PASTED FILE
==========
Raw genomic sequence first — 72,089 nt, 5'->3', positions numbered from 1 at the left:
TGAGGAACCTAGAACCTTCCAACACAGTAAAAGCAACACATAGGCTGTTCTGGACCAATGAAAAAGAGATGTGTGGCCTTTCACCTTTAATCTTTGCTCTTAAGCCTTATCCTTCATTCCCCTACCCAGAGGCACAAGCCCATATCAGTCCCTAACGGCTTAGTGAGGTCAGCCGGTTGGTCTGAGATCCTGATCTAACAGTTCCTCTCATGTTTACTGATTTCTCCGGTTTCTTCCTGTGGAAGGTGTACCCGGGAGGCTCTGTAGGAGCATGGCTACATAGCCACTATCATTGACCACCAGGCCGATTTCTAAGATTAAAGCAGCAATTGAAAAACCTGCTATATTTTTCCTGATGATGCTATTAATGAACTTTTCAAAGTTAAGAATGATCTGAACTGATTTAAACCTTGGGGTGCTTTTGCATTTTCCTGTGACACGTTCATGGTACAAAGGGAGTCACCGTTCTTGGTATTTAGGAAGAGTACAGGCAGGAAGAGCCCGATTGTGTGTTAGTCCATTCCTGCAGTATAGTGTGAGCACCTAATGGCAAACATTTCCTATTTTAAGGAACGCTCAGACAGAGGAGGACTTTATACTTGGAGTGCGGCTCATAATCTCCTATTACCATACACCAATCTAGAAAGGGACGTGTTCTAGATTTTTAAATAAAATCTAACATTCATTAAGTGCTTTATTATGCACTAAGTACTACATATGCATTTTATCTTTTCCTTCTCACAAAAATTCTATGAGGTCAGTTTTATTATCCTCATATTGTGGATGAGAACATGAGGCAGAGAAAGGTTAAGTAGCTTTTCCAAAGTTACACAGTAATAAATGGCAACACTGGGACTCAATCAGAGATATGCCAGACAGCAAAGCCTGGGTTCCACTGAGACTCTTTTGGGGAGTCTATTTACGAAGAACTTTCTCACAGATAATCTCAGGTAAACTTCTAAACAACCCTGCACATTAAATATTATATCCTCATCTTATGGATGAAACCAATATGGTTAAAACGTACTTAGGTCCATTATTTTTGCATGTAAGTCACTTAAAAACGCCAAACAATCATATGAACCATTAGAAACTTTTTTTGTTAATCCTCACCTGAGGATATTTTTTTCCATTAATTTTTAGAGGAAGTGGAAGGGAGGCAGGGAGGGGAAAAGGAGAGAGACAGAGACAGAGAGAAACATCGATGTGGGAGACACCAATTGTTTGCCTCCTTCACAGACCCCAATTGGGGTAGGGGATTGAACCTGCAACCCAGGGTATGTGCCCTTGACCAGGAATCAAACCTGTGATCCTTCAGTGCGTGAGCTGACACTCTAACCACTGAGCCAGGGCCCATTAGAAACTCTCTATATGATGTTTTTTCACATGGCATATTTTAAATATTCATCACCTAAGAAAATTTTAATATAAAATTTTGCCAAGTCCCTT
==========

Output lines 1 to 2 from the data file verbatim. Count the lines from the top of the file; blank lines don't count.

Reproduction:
Raw genomic sequence first — 72,089 nt, 5'->3', positions numbered from 1 at the left:
TGAGGAACCTAGAACCTTCCAACACAGTAAAAGCAACACATAGGCTGTTCTGGACCAATGAAAAAGAGATGTGTGGCCTTTCACCTTTAATCTTTGCTCTTAAGCCTTATCCTTCATTCCCCTACCCAGAGGCACAAGCCCATATCAGTCCCTAACGGCTTAGTGAGGTCAGCCGGTTGGTCTGAGATCCTGATCTAACAGTTCCTCTCATGTTTACTGATTTCTCCGGTTTCTTCCTGTGGAAGGTGTACCCGGGAGGCTCTGTAGGAGCATGGCTACATAGCCACTATCATTGACCACCAGGCCGATTTCTAAGATTAAAGCAGCAATTGAAAAACCTGCTATATTTTTCCTGATGATGCTATTAATGAACTTTTCAAAGTTAAGAATGATCTGAACTGATTTAAACCTTGGGGTGCTTTTGCATTTTCCTGTGACACGTTCATGGTACAAAGGGAGTCACCGTTCTTGGTATTTAGGAAGAGTACAGGCAGGAAGAGCCCGATTGTGTGTTAGTCCATTCCTGCAGTATAGTGTGAGCACCTAATGGCAAACATTTCCTATTTTAAGGAACGCTCAGACAGAGGAGGACTTTATACTTGGAGTGCGGCTCATAATCTCCTATTACCATACACCAATCTAGAAAGGGACGTGTTCTAGATTTTTAAATAAAATCTAACATTCATTAAGTGCTTTATTATGCACTAAGTACTACATATGCATTTTATCTTTTCCTTCTCACAAAAATTCTATGAGGTCAGTTTTATTATCCTCATATTGTGGATGAGAACATGAGGCAGAGAAAGGTTAAGTAGCTTTTCCAAAGTTACACAGTAATAAATGGCAACACTGGGACTCAATCAGAGATATGCCAGACAGCAAAGCCTGGGTTCCACTGAGACTCTTTTGGGGAGTCTATTTACGAAGAACTTTCTCACAGATAATCTCAGGTAAACTTCTAAACAACCCTGCACATTAAATATTATATCCTCATCTTATGGATGAAACCAATATGGTTAAAACGTACTTAGGTCCATTATTTTTGCATGTAAGTCACTTAAAAACGCCAAACAATCATATGAACCATTAGAAACTTTTTTTGTTAATCCTCACCTGAGGATATTTTTTTCCATTAATTTTTAGAGGAAGTGGAAGGGAGGCAGGGAGGGGAAAAGGAGAGAGACAGAGACAGAGAGAAACATCGATGTGGGAGACACCAATTGTTTGCCTCCTTCACAGACCCCAATTGGGGTAGGGGATTGAACCTGCAACCCAGGGTATGTGCCCTTGACCAGGAATCAAACCTGTGATCCTTCAGTGCGTGAGCTGACACTCTAACCACTGAGCCAGGGCCCATTAGAAACTCTCTATATGATGTTTTTTCACATGGCATATTTTAAATATTCATCACCTAAGAAAATTTTAATATAAAATTTTGCCAAGTCCCTT